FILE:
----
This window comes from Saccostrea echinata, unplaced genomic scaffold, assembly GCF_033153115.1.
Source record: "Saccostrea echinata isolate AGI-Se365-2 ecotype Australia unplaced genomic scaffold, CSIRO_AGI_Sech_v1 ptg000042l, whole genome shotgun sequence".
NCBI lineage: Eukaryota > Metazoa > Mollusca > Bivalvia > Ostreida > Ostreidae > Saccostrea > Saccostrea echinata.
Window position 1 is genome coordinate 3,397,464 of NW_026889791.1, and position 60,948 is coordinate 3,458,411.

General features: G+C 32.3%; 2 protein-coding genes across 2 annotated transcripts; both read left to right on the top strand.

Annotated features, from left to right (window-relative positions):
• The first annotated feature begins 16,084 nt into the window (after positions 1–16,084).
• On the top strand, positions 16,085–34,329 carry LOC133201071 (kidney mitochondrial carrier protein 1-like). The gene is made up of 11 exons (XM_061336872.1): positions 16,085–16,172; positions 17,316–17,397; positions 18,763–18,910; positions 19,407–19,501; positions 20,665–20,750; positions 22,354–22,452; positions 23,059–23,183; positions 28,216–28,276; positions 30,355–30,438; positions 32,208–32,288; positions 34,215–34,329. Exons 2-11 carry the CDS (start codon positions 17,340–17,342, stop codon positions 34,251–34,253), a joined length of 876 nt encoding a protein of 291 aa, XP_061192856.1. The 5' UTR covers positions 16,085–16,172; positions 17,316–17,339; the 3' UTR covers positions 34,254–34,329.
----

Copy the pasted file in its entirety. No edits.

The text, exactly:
This window comes from Saccostrea echinata, unplaced genomic scaffold, assembly GCF_033153115.1.
Source record: "Saccostrea echinata isolate AGI-Se365-2 ecotype Australia unplaced genomic scaffold, CSIRO_AGI_Sech_v1 ptg000042l, whole genome shotgun sequence".
NCBI lineage: Eukaryota > Metazoa > Mollusca > Bivalvia > Ostreida > Ostreidae > Saccostrea > Saccostrea echinata.
Window position 1 is genome coordinate 3,397,464 of NW_026889791.1, and position 60,948 is coordinate 3,458,411.

General features: G+C 32.3%; 2 protein-coding genes across 2 annotated transcripts; both read left to right on the top strand.

Annotated features, from left to right (window-relative positions):
• The first annotated feature begins 16,084 nt into the window (after positions 1–16,084).
• On the top strand, positions 16,085–34,329 carry LOC133201071 (kidney mitochondrial carrier protein 1-like). The gene is made up of 11 exons (XM_061336872.1): positions 16,085–16,172; positions 17,316–17,397; positions 18,763–18,910; positions 19,407–19,501; positions 20,665–20,750; positions 22,354–22,452; positions 23,059–23,183; positions 28,216–28,276; positions 30,355–30,438; positions 32,208–32,288; positions 34,215–34,329. Exons 2-11 carry the CDS (start codon positions 17,340–17,342, stop codon positions 34,251–34,253), a joined length of 876 nt encoding a protein of 291 aa, XP_061192856.1. The 5' UTR covers positions 16,085–16,172; positions 17,316–17,339; the 3' UTR covers positions 34,254–34,329.